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ekscrunchy, koreaprincess and franco invite you to join them expanding on the secrets of Italian cuisine

ekscrunchy, koreaprincess and franco invite you to join them expanding on the secrets of Italian cuisine

Old Apr 28th, 2007, 08:56 AM
  #181  
 
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Yes, it does seem absurd to eat food shipped halfway around the world. When shopping to cook at home, I try to buy as much locally produced food as possible but most restaurants, at least in my area, don't seem to be interested in this. They either go for imported foods to "impress" or they import for ease, availability and cost cutting.

It always amazes me that in August and early September, when my garden is overflowing with juicy delcious tomatoes, local restaurants are either serving cardboard pinkish ones (imported from Florida, Mexico or South America) or charging an arm and a leg for special local heirloom tomato salads. It's a crazy country we live in!
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Old Apr 28th, 2007, 09:44 AM
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What foodstuff and/or wine would you recommend to bring back to the U.S. from Italy for personnel use? We will be traveling through Italy by car in June and will spend several nights each in Castelfranco Emilia, Montefalco, and Rome. As we fly back to the U.S. (Atlanta) from Rome, perhaps I should also ask if you know of particularly good markets to shop for such items in Rome.

Thanks!
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Old Apr 28th, 2007, 10:13 AM
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Lyndell, the classic last stop before coming home for many people is Volpetti in Testaccio; they will vacuum pack cheeses and meats and they have a huge variety of all kinds of foods. But they are a bit pricey. Less expensive would be the market on Via Andrea Doria near the Vatican; I wrote about this area in my report about eating in Rome. But truly it depends on what you want to buy; there are great food stores all over Rome and everywhere in Italy. I think there was a long thread on what to bring home from Italy; see if you can find it. Without getting into the divisive issue of whether to bring salumi/lardo back, here are a few things I would bring home to the US:

Cheeses
Tuna fish canned in olive oil
Various jams and honeys; mostarda
Farro
Truffle-infused olive oil
Dried porcini (Keep in the refreigerator and they will last for years)
Sun-dried tomatoes
Bottarga
Red pepper flakes
Artichoke cream in jars

This is just what is occurring to me at the moment..




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Old Apr 28th, 2007, 10:42 AM
  #184  
 
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How long will vaccuum packed cheeses stay good outside of a fridge? We will be 6 days in Rome,then 4 in Flornece and then 4 in Venice. Where do you recommend we buy our cheese to bring home?
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Old Apr 28th, 2007, 10:48 AM
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I love this thread! YUM!

If anyone can help me with a recipe that I will describe as follows, I will love you!

A fettucine decidedly infused with a lemon cream sauce and fresh red peppercorns. I know it sounds very simple, but I have tried to replicate it unsuccessfully. It wasn't heavy, just very refreshing with true, fresh lemon taste shining through.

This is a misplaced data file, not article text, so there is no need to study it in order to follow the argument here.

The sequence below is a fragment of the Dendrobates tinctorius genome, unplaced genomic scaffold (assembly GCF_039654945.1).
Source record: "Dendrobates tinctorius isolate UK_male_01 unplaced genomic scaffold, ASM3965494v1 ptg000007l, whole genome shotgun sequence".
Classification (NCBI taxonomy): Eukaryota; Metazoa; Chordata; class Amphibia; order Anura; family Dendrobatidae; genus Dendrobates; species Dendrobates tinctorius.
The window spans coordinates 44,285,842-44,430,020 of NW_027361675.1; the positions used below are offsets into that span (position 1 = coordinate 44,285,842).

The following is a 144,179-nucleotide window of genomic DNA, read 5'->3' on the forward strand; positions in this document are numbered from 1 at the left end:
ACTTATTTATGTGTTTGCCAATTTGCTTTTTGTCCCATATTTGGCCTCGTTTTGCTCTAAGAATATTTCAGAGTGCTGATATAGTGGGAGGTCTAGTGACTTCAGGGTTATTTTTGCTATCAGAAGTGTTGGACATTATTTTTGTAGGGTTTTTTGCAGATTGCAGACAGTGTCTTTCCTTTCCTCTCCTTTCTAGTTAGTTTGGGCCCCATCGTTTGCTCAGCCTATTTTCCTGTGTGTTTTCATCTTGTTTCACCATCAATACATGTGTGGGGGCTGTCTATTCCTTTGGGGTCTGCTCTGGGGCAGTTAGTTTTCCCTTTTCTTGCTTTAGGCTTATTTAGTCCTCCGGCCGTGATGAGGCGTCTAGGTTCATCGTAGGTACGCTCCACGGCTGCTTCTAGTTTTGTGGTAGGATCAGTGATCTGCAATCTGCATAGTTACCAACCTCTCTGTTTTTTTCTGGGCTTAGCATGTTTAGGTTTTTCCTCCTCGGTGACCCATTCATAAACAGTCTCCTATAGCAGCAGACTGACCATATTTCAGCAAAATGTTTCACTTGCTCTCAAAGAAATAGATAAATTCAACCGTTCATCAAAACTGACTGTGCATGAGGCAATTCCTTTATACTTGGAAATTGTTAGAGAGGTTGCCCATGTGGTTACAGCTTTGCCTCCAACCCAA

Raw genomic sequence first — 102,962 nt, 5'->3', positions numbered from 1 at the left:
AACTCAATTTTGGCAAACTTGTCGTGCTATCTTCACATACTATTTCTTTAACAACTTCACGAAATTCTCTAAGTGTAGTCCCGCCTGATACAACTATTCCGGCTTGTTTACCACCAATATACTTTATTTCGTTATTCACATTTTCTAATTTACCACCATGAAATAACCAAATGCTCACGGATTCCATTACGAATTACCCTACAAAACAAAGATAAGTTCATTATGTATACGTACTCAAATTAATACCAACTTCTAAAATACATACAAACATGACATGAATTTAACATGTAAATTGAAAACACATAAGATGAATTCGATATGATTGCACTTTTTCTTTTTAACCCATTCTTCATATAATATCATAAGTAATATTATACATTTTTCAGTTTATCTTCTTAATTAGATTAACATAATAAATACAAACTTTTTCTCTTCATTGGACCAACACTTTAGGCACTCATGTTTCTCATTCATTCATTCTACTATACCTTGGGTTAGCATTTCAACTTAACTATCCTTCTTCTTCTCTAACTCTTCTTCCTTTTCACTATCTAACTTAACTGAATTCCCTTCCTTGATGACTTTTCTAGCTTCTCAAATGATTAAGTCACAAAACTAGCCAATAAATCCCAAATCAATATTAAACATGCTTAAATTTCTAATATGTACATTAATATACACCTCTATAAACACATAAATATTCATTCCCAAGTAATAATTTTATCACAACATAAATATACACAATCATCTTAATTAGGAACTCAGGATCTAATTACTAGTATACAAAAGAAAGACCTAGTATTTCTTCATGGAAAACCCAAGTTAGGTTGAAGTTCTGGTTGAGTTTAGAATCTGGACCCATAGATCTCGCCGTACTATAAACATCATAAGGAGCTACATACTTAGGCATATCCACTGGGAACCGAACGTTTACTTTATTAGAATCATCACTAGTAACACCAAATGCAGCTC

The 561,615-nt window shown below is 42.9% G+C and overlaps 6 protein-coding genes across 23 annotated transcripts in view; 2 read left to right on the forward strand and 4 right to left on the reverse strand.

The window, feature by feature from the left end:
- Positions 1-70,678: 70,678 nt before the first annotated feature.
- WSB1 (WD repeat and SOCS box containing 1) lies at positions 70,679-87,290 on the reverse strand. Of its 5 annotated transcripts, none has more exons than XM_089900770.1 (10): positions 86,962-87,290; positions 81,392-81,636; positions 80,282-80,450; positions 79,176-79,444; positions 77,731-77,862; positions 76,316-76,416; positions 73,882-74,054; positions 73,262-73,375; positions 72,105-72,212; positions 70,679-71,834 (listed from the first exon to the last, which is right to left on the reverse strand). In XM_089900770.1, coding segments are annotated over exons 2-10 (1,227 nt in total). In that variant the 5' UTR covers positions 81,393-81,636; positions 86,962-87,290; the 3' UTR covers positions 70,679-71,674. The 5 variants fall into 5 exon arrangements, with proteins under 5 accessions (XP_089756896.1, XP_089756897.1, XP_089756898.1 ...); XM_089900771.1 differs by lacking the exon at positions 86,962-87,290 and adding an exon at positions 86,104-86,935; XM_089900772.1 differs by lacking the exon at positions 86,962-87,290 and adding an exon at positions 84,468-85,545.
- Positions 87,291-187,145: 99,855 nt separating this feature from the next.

We had this dish outside Florence in a private estate included during a wine tour and would love to be able to make it at home.

Grazie!
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Old Apr 28th, 2007, 11:05 AM
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Lyndell, I would add these to ek's list:

Tubes of double concentrated tomato paste
Fiesta sponge cakes by Ferror filled with orange cream & covered with chocolate

These are both available at a supermercado (grocery store)

And of course: Limoncello!

plafield, there should be no problem with your vacuum-packed cheese spoiling on the way home.

ek, what's Bottarga?
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Old Apr 28th, 2007, 11:10 AM
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Susan look at this:

http://bottarga.net/
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Old Apr 28th, 2007, 11:13 AM
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Hmmmm...looks interesting. But at a price of "an unbeatable $100 per box," it might be out of my budget!
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Old Apr 28th, 2007, 11:28 AM
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What about olive oil? We will be at Colle Verde at an olive farm outside of Lucca in early June--first leg of a 12 day tour. We will be going through Tuscany--ending in Rome. Should we buy olive oil at Colle Verde or wait. We can check 2 bags each and plan to only bring one and get the 12 pack wine boxes that can be used as checked baggege from a winery and fill with oil and wine ( we are going to Chianti region and Montalcino) to bring back ( Recommened on another thread).
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Old Apr 28th, 2007, 11:40 AM
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Susan it is out of mine, too, at those prices! But not too expensive in Italy. I saw a vacuum-packed half a lobe at the market today here in NY for $27.oo.

I would buy the oil in Lucca since they have the reputation of making great oil in the area. Taste it first, of course, then put a bottle in one fo the spaces in the box.
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Old Apr 28th, 2007, 12:24 PM
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Thanks, ekscrunchy and others, for the responses regarding bringing foodstuffs and wine back from Italy. I was also looking for recommendations on favorite producers/manufacturers. For example, I recall that franco had a favorite for olive oil ... Fratelli Nunzi in Cantalupo di Bevagna.
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Old Apr 28th, 2007, 12:25 PM